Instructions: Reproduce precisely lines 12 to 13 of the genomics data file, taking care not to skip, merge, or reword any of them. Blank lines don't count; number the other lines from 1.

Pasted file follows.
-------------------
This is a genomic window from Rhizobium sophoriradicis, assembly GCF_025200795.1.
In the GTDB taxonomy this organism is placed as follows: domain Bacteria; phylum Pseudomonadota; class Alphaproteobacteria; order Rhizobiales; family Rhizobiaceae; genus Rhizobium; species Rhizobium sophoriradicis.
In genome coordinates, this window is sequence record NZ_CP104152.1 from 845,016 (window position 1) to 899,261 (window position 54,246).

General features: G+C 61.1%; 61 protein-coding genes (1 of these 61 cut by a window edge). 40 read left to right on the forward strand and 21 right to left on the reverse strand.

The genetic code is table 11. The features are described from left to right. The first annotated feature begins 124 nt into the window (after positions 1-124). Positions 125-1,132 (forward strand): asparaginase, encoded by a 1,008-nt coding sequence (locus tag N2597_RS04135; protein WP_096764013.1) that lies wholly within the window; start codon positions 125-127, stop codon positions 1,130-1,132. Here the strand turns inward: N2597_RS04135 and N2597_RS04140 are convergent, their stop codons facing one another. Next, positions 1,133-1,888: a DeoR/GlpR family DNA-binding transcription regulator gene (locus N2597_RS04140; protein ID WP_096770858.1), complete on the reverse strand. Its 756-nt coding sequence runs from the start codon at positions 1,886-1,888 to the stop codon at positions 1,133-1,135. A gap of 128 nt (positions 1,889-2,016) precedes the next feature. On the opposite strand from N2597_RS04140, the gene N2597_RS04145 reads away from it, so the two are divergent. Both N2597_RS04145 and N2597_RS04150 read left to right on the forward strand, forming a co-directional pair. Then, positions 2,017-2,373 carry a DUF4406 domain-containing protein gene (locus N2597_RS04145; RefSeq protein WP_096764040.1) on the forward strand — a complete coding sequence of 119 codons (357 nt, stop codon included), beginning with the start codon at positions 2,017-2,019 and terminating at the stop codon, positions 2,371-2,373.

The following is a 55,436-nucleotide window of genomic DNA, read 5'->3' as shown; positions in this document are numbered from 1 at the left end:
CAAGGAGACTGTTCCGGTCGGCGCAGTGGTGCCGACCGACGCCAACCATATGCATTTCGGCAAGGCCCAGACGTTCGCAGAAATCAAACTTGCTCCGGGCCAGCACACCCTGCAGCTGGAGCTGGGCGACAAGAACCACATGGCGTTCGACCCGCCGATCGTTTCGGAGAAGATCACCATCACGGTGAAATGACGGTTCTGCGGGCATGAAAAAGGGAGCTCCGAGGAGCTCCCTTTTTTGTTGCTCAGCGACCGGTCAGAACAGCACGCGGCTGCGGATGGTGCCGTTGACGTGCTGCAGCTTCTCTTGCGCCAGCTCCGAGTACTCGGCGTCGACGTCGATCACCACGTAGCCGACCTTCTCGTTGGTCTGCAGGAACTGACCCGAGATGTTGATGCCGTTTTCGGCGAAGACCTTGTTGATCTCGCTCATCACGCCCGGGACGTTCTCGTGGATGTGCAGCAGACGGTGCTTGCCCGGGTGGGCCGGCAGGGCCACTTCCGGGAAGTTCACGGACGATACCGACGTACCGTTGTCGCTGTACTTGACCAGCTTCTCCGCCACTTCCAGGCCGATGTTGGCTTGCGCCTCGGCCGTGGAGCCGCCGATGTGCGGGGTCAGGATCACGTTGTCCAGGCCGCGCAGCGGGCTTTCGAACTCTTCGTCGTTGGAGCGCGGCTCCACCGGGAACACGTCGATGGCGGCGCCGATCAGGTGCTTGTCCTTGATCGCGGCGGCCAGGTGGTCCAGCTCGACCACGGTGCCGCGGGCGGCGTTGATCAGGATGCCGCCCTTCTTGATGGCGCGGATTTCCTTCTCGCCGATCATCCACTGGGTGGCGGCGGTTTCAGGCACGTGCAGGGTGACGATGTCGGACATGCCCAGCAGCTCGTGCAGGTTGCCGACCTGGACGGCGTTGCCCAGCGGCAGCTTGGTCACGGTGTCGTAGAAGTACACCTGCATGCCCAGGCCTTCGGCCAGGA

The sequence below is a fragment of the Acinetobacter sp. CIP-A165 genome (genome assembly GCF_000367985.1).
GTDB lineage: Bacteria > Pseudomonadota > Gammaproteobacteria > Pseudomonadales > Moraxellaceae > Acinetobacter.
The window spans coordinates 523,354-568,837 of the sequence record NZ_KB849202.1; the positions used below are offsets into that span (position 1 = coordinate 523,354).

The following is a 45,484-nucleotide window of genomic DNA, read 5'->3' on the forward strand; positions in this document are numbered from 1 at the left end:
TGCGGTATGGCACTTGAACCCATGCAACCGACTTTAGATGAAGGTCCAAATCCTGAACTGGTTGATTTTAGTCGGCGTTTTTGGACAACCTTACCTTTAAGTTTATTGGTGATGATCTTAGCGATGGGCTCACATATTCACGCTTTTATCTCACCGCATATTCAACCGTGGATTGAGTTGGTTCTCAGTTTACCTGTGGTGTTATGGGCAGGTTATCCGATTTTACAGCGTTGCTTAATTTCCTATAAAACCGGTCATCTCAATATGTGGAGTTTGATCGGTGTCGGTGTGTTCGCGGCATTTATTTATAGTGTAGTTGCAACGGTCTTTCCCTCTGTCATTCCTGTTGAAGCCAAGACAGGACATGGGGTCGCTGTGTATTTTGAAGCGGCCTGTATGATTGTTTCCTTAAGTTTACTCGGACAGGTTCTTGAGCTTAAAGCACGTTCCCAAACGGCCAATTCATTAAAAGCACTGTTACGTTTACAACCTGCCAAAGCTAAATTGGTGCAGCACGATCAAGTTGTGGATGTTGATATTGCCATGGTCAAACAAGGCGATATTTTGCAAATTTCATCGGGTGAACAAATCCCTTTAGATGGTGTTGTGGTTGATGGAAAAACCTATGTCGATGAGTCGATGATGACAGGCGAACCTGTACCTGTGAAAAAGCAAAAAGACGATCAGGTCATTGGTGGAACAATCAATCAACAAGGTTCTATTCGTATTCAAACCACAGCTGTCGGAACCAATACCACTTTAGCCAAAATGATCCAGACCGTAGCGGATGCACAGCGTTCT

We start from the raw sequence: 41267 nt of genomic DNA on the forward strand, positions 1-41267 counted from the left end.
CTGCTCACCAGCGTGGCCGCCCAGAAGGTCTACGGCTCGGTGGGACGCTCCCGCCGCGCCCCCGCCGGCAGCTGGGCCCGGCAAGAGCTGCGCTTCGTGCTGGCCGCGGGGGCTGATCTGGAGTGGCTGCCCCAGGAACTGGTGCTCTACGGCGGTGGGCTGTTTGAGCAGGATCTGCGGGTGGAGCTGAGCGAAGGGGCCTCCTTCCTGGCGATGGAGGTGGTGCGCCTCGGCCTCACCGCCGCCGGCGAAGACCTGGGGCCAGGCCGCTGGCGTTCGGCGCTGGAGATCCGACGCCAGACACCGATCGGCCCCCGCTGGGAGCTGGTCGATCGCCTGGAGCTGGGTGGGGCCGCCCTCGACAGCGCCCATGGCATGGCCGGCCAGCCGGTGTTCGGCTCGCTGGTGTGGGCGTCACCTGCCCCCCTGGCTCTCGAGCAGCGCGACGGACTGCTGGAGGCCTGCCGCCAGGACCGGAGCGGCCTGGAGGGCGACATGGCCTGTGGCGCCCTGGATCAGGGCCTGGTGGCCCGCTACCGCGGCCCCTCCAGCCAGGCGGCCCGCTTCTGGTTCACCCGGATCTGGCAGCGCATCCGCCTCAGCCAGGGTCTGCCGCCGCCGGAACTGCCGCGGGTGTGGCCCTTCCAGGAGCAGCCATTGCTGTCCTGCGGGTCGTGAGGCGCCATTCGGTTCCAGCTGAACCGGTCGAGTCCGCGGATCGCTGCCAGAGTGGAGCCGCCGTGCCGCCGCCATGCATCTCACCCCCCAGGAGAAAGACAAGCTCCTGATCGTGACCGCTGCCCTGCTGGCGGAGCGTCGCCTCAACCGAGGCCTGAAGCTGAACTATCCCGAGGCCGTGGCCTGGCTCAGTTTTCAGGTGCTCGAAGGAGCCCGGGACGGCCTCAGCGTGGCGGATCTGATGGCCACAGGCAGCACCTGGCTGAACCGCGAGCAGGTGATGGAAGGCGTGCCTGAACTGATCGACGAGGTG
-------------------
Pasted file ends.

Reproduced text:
TGCGGTATGGCACTTGAACCCATGCAACCGACTTTAGATGAAGGTCCAAATCCTGAACTGGTTGATTTTAGTCGGCGTTTTTGGACAACCTTACCTTTAAGTTTATTGGTGATGATCTTAGCGATGGGCTCACATATTCACGCTTTTATCTCACCGCATATTCAACCGTGGATTGAGTTGGTTCTCAGTTTACCTGTGGTGTTATGGGCAGGTTATCCGATTTTACAGCGTTGCTTAATTTCCTATAAAACCGGTCATCTCAATATGTGGAGTTTGATCGGTGTCGGTGTGTTCGCGGCATTTATTTATAGTGTAGTTGCAACGGTCTTTCCCTCTGTCATTCCTGTTGAAGCCAAGACAGGACATGGGGTCGCTGTGTATTTTGAAGCGGCCTGTATGATTGTTTCCTTAAGTTTACTCGGACAGGTTCTTGAGCTTAAAGCACGTTCCCAAACGGCCAATTCATTAAAAGCACTGTTACGTTTACAACCTGCCAAAGCTAAATTGGTGCAGCACGATCAAGTTGTGGATGTTGATATTGCCATGGTCAAACAAGGCGATATTTTGCAAATTTCATCGGGTGAACAAATCCCTTTAGATGGTGTTGTGGTTGATGGAAAAACCTATGTCGATGAGTCGATGATGACAGGCGAACCTGTACCTGTGAAAAAGCAAAAAGACGATCAGGTCATTGGTGGAACAATCAATCAACAAGGTTCTATTCGTATTCAAACCACAGCTGTCGGAACCAATACCACTTTAGCCAAAATGATCCAGACCGTAGCGGATGCACAGCGTTCT

We start from the raw sequence: 41267 nt of genomic DNA on the forward strand, positions 1-41267 counted from the left end.